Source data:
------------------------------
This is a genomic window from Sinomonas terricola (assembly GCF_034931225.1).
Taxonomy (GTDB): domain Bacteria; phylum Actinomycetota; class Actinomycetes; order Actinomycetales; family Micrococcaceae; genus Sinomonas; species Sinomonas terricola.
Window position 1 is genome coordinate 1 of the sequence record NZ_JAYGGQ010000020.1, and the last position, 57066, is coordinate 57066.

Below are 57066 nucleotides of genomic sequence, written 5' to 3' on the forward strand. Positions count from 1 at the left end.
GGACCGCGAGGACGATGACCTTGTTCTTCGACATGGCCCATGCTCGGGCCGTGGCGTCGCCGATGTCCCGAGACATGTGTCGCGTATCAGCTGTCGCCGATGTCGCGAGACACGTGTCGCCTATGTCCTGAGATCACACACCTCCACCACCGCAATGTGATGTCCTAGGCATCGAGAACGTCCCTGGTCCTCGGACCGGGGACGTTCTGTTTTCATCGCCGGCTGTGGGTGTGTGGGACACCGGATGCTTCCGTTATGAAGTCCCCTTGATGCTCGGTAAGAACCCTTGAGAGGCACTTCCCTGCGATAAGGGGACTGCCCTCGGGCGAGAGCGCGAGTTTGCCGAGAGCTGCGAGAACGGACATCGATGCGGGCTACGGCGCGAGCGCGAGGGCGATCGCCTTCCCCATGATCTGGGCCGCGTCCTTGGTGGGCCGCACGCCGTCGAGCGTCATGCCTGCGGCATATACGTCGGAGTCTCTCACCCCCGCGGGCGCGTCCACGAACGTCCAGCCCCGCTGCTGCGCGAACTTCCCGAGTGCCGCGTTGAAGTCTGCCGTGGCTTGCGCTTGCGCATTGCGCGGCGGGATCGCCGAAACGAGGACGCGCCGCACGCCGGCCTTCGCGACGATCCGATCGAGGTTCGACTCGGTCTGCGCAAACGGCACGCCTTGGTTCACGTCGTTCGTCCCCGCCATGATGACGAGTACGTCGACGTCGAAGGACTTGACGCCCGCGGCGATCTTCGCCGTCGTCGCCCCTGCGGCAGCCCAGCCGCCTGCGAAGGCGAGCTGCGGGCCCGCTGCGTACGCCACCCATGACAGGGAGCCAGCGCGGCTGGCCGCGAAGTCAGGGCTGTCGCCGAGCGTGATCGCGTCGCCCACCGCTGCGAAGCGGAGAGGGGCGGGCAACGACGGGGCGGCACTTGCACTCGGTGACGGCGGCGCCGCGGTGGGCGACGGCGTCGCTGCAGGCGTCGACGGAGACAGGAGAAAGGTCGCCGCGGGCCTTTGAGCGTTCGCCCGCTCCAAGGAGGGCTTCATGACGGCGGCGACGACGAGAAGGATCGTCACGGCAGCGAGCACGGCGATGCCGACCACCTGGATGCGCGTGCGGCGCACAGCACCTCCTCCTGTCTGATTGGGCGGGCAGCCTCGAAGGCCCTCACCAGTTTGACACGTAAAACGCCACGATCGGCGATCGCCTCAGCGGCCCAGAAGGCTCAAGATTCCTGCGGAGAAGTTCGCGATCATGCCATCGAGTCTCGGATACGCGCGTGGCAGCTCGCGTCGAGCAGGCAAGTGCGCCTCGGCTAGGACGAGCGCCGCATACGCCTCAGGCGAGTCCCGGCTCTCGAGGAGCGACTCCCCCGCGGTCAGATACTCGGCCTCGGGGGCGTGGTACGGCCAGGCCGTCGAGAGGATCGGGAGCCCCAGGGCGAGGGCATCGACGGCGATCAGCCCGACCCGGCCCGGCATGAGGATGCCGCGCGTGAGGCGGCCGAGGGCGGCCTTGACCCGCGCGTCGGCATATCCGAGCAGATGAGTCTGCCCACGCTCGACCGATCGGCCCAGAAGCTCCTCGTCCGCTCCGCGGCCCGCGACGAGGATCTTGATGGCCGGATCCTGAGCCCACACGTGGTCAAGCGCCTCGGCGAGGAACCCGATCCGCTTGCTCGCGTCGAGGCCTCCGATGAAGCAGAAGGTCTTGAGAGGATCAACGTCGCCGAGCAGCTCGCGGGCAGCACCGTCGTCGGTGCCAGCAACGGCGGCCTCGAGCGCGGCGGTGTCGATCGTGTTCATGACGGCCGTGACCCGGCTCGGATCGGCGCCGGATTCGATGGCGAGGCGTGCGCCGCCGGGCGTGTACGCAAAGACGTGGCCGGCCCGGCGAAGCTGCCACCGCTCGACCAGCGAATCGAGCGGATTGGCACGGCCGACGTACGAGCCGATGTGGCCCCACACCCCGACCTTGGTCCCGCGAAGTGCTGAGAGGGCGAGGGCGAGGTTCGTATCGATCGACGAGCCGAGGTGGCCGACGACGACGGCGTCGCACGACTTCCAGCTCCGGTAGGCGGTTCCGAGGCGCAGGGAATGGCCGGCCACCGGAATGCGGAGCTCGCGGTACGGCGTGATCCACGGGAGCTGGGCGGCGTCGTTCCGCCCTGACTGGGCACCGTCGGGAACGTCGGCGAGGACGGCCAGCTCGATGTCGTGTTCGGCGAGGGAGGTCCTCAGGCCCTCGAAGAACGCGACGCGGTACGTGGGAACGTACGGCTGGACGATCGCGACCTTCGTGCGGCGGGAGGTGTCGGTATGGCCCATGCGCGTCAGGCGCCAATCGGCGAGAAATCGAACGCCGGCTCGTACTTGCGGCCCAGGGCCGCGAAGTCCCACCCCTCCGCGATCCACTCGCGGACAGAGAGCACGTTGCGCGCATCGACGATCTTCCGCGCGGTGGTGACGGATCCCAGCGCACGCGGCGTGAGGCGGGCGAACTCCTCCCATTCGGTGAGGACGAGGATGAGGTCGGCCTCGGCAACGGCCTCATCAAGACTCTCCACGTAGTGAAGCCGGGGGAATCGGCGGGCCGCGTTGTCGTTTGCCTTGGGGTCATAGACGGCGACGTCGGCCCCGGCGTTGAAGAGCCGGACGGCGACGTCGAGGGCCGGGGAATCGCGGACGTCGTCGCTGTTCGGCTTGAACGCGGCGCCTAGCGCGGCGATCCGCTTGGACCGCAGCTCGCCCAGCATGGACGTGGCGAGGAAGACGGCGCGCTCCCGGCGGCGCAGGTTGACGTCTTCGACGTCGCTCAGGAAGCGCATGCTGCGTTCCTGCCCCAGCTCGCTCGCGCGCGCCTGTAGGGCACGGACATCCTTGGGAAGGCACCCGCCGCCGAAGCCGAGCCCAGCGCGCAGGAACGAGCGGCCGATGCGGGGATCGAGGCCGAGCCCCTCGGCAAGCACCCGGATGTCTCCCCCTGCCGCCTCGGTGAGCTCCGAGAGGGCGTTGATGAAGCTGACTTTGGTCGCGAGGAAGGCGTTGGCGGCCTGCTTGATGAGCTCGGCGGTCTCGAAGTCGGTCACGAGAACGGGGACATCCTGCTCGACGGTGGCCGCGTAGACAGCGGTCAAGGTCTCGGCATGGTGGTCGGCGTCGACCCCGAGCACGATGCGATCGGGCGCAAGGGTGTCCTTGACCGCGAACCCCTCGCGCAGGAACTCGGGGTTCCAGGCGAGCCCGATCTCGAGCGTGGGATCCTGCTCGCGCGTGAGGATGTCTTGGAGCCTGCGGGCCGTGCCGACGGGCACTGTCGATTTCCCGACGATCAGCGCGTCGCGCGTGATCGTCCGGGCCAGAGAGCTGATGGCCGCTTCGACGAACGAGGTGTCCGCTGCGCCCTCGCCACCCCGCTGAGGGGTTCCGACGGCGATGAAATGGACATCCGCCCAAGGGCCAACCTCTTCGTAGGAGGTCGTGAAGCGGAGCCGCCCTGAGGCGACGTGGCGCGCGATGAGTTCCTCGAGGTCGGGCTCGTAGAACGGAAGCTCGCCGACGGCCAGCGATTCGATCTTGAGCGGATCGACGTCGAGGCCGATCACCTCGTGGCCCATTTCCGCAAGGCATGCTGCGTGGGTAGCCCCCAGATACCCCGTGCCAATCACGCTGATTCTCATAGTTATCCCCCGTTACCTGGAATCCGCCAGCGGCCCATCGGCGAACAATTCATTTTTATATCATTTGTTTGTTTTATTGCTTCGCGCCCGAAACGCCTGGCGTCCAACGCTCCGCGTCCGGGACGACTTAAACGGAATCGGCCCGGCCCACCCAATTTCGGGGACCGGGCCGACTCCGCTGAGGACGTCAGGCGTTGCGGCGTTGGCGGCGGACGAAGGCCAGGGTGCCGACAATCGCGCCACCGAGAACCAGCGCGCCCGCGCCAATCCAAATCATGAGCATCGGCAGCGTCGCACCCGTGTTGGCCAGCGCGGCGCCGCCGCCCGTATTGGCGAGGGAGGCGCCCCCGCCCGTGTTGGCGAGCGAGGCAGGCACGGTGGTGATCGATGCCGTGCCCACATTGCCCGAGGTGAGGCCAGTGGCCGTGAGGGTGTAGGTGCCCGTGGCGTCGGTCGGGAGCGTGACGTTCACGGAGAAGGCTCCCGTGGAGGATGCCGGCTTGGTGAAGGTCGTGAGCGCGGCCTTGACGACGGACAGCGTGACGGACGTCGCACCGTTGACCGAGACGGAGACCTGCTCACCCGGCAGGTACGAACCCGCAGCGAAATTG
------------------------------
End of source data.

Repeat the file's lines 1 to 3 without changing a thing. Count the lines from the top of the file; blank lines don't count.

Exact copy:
This is a genomic window from Sinomonas terricola (assembly GCF_034931225.1).
Taxonomy (GTDB): domain Bacteria; phylum Actinomycetota; class Actinomycetes; order Actinomycetales; family Micrococcaceae; genus Sinomonas; species Sinomonas terricola.
Window position 1 is genome coordinate 1 of the sequence record NZ_JAYGGQ010000020.1, and the last position, 57066, is coordinate 57066.